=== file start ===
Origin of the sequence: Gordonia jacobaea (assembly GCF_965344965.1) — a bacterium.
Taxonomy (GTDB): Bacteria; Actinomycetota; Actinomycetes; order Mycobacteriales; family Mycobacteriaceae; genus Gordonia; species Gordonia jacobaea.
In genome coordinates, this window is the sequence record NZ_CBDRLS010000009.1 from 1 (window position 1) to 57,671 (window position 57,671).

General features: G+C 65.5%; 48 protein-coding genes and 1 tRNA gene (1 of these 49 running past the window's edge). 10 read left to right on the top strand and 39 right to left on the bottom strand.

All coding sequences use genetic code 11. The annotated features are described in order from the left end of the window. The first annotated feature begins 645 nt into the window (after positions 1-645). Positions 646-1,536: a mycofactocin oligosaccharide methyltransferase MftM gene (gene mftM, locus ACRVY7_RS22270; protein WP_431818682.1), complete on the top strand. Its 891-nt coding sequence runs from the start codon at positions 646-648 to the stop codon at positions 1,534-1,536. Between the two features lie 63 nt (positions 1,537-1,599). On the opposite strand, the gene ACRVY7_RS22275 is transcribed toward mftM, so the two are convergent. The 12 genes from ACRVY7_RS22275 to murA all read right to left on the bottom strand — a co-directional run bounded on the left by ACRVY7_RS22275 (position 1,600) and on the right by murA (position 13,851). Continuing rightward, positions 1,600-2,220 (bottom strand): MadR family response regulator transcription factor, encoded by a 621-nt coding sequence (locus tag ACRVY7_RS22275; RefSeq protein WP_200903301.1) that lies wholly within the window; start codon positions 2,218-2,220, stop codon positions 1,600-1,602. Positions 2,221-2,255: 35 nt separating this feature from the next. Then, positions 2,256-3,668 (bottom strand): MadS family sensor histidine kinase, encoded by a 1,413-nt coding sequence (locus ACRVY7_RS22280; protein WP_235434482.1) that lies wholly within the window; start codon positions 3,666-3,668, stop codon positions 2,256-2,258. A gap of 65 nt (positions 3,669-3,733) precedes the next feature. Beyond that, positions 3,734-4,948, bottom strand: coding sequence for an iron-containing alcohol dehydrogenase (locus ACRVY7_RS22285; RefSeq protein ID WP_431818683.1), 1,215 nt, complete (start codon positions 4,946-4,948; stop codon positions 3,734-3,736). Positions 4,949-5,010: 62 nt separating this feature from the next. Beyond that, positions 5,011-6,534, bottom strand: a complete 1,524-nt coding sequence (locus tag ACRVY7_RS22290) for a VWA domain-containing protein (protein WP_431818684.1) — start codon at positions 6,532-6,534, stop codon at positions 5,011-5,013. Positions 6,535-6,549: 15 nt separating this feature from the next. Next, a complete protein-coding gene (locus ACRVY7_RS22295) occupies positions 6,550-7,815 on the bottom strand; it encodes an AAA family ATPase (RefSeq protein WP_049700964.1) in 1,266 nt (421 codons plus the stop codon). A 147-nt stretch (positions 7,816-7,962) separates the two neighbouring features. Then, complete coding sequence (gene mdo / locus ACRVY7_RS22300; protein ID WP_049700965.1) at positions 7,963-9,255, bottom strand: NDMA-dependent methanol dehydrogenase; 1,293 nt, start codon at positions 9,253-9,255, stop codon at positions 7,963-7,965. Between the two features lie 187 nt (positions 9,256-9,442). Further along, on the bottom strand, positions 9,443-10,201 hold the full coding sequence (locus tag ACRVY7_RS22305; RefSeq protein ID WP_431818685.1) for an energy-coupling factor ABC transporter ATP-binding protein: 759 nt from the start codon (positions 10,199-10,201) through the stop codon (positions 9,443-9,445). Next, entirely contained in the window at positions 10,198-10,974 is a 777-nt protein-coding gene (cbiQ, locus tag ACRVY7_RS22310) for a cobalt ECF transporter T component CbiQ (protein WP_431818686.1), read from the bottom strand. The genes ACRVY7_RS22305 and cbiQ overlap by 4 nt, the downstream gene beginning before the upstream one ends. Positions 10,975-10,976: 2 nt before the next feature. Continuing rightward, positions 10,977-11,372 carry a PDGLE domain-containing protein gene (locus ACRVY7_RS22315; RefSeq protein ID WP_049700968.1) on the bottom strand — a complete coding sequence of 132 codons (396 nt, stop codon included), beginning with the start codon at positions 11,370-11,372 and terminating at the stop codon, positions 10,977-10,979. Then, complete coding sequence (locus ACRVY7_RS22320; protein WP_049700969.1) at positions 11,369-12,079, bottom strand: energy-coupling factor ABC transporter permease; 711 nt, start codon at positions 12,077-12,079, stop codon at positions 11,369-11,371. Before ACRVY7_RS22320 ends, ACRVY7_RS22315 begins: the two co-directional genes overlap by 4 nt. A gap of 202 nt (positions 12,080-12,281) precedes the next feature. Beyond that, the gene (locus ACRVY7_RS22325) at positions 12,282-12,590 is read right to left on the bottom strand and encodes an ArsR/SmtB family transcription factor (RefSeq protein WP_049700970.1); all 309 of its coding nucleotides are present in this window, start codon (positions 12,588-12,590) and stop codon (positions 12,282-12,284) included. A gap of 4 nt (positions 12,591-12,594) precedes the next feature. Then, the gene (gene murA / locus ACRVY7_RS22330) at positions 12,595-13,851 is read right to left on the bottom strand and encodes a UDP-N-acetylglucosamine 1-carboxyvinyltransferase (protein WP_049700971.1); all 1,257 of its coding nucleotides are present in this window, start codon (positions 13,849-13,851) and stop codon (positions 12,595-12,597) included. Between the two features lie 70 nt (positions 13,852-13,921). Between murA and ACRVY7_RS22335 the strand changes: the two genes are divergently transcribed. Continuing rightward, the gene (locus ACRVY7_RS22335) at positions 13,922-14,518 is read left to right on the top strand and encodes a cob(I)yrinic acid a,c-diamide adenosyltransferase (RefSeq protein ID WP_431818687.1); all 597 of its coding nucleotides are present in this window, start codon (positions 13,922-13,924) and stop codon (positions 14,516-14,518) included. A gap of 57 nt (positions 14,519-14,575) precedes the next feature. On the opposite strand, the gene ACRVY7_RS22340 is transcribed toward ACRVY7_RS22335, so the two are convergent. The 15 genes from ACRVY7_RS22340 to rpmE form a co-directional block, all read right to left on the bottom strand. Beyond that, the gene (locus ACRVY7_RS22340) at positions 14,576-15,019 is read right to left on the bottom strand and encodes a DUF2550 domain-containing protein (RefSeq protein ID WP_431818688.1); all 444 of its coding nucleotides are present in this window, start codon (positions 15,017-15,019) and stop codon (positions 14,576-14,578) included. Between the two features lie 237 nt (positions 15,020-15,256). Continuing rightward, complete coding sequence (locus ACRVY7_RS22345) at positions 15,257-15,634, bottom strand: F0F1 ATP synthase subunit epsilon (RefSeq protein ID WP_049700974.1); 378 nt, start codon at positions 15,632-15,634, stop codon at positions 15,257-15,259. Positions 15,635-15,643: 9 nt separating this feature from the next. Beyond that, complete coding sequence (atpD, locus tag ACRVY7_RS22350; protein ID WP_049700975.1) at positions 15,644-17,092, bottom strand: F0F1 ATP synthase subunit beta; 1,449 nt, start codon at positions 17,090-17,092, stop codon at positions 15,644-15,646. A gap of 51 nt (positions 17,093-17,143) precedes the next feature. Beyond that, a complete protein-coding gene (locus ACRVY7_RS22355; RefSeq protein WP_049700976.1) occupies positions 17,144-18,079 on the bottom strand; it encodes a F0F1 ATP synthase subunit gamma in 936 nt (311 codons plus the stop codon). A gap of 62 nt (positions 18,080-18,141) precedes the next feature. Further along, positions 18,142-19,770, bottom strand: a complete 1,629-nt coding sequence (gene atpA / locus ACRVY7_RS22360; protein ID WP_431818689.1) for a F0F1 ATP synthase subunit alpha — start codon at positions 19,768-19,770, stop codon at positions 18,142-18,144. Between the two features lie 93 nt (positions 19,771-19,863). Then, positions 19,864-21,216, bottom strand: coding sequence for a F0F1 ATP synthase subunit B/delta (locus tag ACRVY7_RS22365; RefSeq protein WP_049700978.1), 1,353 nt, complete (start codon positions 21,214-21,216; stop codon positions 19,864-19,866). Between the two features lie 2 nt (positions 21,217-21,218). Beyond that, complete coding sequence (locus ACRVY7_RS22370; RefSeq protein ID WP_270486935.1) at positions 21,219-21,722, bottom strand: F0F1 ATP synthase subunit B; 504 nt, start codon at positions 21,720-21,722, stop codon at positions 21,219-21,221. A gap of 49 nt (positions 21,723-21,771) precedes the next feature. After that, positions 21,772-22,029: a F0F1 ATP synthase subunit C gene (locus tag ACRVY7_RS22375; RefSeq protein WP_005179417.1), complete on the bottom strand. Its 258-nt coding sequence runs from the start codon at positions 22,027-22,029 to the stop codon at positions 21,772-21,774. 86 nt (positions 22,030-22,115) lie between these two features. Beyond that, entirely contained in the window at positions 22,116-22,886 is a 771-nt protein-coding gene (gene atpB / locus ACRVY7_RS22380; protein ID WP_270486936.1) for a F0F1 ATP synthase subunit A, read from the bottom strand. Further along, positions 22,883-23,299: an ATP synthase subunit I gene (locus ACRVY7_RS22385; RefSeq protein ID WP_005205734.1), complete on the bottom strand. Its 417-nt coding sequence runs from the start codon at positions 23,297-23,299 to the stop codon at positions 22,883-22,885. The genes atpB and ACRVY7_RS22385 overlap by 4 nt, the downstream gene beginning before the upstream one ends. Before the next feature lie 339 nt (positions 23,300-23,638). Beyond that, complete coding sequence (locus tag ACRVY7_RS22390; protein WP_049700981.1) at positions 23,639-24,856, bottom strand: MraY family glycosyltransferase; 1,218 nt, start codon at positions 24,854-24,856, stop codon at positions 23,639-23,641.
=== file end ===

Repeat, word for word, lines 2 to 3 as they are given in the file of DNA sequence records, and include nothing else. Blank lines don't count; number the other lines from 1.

Taxonomy (GTDB): Bacteria; Actinomycetota; Actinomycetes; order Mycobacteriales; family Mycobacteriaceae; genus Gordonia; species Gordonia jacobaea.
In genome coordinates, this window is the sequence record NZ_CBDRLS010000009.1 from 1 (window position 1) to 57,671 (window position 57,671).